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  Last updated: 3/1/2012


Indoor riding on a stationary bicycle or rollers, although monotonous and close to the most boring activity imaginable to a roadie or mud loving mountain biker, has advantages above and beyond off season training (as a way to avoid the problems of darkness and bad weather). Some reasons you might consider stationary training include:

Used correctly, indoor riding is a key component of a 4 season cycling training program. It is a great way to maintain cardiovascular fitness, and is often combined with weight or other resistance training to increase muscle strength.

Some cyclists have noted that using a stationary trainer or rollers seems much more taxing, target heart rates being similar, than riding outdoors. Why is that? There is an old saying that goes: an hour on the trainer is worth two on the road. One possibility is that when you're on the road, you get "to rest " when you're freewheeling down a hill, are drafting, or halfwheeling in a group. On the trainer, you tend to stay at a fairly constant rpm, which is not your normal style. Another is that the absence of distractions such as traffic lights, changing scenery, traffic and road conditions result in more focus on your effort - and discomfort is more annoying the more you think about it!

Another option is to use step intervals as described in the section on off season training. And if you have the time to make it to the gym, spin classes may offer the best of all worlds - aerobic training, using all your cycling specific muscles, without the boredom of that stationary trainer in the basement.

The biggest drawback of stationary cycling is the monotony and boredom of sitting and sweating in one place for an hour. What are some techniques that might make it a bit more palatable? Consider these:

Options for "cycling like" indoor training during the off season include:


Having a plan will help fight the boredom, and is a key to making this a positive part of your training program. There are many plans on the internet, but there are common themes in all of them.

But before you turn up that stereo, a study of untrained men and women revealed that they rode an average of 27% longer when they cycled in silence rather than listening to music. And another study of trained cyclists found a poorer workout when they cranked up the decibels. What's not clear is whether the hard core riders preferred silence (and perhaps the ability to focus on pushing their limits) or whether it was the distraction of the music that kept everyone from maxing out.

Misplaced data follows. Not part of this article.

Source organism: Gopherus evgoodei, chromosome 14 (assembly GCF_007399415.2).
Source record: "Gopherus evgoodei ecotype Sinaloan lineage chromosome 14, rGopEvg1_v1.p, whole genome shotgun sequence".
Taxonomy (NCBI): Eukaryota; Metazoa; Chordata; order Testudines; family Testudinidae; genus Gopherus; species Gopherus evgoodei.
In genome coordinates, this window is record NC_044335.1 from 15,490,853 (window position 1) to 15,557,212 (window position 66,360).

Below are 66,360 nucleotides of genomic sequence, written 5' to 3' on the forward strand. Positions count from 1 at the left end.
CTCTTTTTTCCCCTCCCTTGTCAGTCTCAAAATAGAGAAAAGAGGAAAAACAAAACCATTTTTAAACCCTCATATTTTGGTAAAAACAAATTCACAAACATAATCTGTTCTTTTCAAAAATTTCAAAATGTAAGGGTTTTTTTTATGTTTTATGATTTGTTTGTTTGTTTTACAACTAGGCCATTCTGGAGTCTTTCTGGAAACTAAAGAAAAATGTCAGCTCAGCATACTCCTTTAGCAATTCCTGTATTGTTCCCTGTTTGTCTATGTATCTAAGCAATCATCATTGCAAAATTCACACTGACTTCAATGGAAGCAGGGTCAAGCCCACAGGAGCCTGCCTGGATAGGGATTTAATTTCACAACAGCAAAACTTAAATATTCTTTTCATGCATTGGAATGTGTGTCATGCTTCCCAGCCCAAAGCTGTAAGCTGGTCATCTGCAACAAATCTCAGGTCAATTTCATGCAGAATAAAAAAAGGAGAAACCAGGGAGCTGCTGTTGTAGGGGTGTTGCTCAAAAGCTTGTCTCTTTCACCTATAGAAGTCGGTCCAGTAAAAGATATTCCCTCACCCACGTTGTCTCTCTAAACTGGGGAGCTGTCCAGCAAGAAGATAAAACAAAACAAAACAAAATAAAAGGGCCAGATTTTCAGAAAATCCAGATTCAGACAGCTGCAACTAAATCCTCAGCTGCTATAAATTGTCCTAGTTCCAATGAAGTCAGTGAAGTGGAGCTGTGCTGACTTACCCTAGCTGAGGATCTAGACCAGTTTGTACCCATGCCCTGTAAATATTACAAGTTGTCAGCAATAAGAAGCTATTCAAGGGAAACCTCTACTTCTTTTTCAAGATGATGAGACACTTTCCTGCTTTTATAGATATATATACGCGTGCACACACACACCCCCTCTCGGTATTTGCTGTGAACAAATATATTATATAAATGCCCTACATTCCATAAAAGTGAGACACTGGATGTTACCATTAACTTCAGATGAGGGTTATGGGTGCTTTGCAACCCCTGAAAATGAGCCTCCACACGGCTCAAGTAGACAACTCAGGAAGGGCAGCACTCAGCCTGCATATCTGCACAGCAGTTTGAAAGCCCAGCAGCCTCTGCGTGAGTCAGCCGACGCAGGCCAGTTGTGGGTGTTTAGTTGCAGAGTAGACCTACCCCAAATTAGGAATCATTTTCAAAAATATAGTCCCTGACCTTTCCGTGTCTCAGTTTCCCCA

Since you will most likely monitor these sessions using your heart rate (a heart rate monitor is very helpful if you have one) review the section of this page on the use of a heart rate monitor.

Looking at a week's work of riding, you will probably want a day or two at 65-72% VO2 max as your recovery days, a day or two at 84-90% VO2 max. to build your aerobic base, and one or two interval sessions:


You are pedaling in the Tour de France. The crowd is cheering as you push yourself up a steep hill. Your thighs are burning. Your breath is coming in gasps. Will you make it? "You've reached the top!" a voice commands. "Back off that tension!" You reach down and loosen the tension on your stationary bike, and come back to reality.

Spinning is one of the newest and hottest exercise classes. Instead of merely tooling along on your stationary bicycle as you thumb through a magazine or watch the latest headline news, you burn up the imaginary road with a roomful of other exercisers, with the lights turned off and the music loud.

Like other exercise classes, spinning is led by an instructor, who barks out commands throughout the 40- to 60-minute session. And like most other exercise classes, spinning starts out with a warm-up and stretching. Then comes the ride, alternating intervals of "hill climbing" (increased tension on the bike) and "sprinting" (less tension). The classes conclude with a cool-down and stretching.

What enthusiasts say they like about spinning is that the amount of tension on the bike is determined by each rider. You can make it as tough or easy a ride as you want to -- only you know for sure. And to help the riders concentrate and set the mood, the lights are usually switched off.

So when it's raining or you get home late and the sun is setting, there are no more excuses. It's either time to head for the basement or the garage where you can catch the evening news, or take an hour at the gym to join in the camaraderie of a spin class. Whichever choice you make, you will have the satisfaction of knowing that you are going to get that edge on the rest of your cycling buddies.


Questions on content or suggestions to improve this page are appreciated.

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